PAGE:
Exploring the potential for crowdsourced spatial information to inform debate related to the changing Canadian local news landscape
journal contributionposted on 21.05.2021, 17:24 by Jon Corbett, April Lindgren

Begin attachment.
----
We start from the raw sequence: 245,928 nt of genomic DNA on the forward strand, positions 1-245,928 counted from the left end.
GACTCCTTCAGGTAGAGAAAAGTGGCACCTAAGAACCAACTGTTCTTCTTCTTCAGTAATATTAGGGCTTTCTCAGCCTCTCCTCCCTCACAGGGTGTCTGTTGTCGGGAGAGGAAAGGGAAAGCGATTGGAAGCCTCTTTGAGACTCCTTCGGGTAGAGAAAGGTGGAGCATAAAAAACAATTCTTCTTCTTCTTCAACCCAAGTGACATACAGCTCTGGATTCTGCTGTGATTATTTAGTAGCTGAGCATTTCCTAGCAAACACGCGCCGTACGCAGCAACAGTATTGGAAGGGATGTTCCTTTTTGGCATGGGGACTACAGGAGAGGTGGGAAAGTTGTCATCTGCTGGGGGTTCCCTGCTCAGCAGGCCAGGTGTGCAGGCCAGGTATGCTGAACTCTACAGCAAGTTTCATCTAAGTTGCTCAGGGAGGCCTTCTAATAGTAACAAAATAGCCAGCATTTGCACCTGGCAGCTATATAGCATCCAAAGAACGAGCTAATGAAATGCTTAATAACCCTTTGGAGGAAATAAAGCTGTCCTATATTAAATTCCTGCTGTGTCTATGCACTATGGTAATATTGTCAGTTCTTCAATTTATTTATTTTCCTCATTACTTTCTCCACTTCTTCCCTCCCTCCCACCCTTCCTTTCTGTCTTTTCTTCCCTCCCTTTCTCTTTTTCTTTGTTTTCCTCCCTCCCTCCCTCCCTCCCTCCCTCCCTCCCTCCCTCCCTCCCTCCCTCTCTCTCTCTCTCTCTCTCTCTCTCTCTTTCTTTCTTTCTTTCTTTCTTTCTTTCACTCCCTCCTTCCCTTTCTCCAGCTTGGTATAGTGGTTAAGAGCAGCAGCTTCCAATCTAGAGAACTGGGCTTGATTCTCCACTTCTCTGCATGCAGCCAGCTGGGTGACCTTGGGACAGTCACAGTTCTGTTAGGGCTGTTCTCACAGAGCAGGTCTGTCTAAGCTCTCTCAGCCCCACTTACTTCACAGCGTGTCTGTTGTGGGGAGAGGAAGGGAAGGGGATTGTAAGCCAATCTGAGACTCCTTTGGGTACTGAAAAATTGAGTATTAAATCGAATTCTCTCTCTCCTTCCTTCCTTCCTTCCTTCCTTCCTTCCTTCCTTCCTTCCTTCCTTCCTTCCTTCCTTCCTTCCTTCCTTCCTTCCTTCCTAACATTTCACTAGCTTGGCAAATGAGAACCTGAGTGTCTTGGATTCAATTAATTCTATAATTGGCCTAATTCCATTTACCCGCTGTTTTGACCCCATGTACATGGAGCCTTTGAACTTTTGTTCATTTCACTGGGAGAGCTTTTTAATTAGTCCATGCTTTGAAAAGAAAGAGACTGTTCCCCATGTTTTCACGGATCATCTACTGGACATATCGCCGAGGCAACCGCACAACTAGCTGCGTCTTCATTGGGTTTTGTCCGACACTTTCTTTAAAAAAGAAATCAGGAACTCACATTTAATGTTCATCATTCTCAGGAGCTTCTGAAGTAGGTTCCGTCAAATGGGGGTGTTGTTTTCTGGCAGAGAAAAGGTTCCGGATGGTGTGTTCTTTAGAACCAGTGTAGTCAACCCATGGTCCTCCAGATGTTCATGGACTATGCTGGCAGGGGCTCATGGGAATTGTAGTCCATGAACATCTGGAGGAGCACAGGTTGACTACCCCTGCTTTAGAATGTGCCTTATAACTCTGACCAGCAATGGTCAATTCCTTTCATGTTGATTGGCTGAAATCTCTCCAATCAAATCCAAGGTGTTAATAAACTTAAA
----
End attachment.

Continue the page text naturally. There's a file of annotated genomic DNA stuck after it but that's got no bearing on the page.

This paper investigates an applied participatory mapping research project that enables members of the public to crowdsource information for Canada’s first community spatial database documenting contemporary changes to local news outlets. This data is presented on the Local News Map, which locates where news organizations are closing or cutting back services and where new outlets are launched or services are increased. The tool, released in mid-2016 by Canadian academics, is a web-based, interactive platform that displays map markers and descriptive information about changes to local television, radio, online sites and newspapers dating from 2008 to the present. Map filters allow users to select and view specific information about these changes. We explore the impact of the project, demonstrating that the map has enriched the public sphere by generating robust empirical data on news outlets that have shut down or launched or increased/decreased service in their communities. Specifically, we found strong and ongoing demand from journalists who use the platform’s data to provide context for stories about the ongoing disruption in the local news sector. We also identify other impact indicators for further investigation.